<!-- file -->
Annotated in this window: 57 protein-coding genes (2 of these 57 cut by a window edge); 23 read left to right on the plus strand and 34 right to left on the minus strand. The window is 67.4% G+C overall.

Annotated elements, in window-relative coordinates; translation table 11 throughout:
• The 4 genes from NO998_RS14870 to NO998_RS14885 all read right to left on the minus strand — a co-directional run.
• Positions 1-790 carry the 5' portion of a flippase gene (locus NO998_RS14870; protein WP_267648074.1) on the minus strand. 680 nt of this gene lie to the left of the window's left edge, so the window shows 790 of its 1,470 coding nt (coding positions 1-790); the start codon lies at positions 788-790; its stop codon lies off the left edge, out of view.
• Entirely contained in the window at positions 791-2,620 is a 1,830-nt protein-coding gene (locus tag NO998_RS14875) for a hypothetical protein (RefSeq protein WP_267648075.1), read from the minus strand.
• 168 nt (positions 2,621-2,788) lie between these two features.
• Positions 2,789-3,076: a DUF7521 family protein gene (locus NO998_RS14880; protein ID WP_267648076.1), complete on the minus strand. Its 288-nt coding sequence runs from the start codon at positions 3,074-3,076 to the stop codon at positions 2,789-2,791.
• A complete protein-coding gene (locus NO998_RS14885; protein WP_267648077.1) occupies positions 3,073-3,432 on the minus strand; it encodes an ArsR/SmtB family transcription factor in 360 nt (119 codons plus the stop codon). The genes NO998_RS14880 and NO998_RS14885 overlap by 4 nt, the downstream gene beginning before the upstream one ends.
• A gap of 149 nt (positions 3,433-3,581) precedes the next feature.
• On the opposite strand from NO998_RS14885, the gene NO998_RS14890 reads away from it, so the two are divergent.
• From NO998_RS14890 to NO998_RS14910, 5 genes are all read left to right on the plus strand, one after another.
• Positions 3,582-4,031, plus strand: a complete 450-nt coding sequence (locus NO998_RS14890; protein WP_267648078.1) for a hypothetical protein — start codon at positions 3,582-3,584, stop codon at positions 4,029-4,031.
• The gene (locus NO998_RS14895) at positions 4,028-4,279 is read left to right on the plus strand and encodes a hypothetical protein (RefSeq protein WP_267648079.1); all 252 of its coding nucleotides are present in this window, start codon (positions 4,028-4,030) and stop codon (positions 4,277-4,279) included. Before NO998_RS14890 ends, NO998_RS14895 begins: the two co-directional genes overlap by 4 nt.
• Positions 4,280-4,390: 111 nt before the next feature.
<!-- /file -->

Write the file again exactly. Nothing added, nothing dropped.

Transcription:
Annotated in this window: 57 protein-coding genes (2 of these 57 cut by a window edge); 23 read left to right on the plus strand and 34 right to left on the minus strand. The window is 67.4% G+C overall.

Annotated elements, in window-relative coordinates; translation table 11 throughout:
• The 4 genes from NO998_RS14870 to NO998_RS14885 all read right to left on the minus strand — a co-directional run.
• Positions 1-790 carry the 5' portion of a flippase gene (locus NO998_RS14870; protein WP_267648074.1) on the minus strand. 680 nt of this gene lie to the left of the window's left edge, so the window shows 790 of its 1,470 coding nt (coding positions 1-790); the start codon lies at positions 788-790; its stop codon lies off the left edge, out of view.
• Entirely contained in the window at positions 791-2,620 is a 1,830-nt protein-coding gene (locus tag NO998_RS14875) for a hypothetical protein (RefSeq protein WP_267648075.1), read from the minus strand.
• 168 nt (positions 2,621-2,788) lie between these two features.
• Positions 2,789-3,076: a DUF7521 family protein gene (locus NO998_RS14880; protein ID WP_267648076.1), complete on the minus strand. Its 288-nt coding sequence runs from the start codon at positions 3,074-3,076 to the stop codon at positions 2,789-2,791.
• A complete protein-coding gene (locus NO998_RS14885; protein WP_267648077.1) occupies positions 3,073-3,432 on the minus strand; it encodes an ArsR/SmtB family transcription factor in 360 nt (119 codons plus the stop codon). The genes NO998_RS14880 and NO998_RS14885 overlap by 4 nt, the downstream gene beginning before the upstream one ends.
• A gap of 149 nt (positions 3,433-3,581) precedes the next feature.
• On the opposite strand from NO998_RS14885, the gene NO998_RS14890 reads away from it, so the two are divergent.
• From NO998_RS14890 to NO998_RS14910, 5 genes are all read left to right on the plus strand, one after another.
• Positions 3,582-4,031, plus strand: a complete 450-nt coding sequence (locus NO998_RS14890; protein WP_267648078.1) for a hypothetical protein — start codon at positions 3,582-3,584, stop codon at positions 4,029-4,031.
• The gene (locus NO998_RS14895) at positions 4,028-4,279 is read left to right on the plus strand and encodes a hypothetical protein (RefSeq protein WP_267648079.1); all 252 of its coding nucleotides are present in this window, start codon (positions 4,028-4,030) and stop codon (positions 4,277-4,279) included. Before NO998_RS14890 ends, NO998_RS14895 begins: the two co-directional genes overlap by 4 nt.
• Positions 4,280-4,390: 111 nt before the next feature.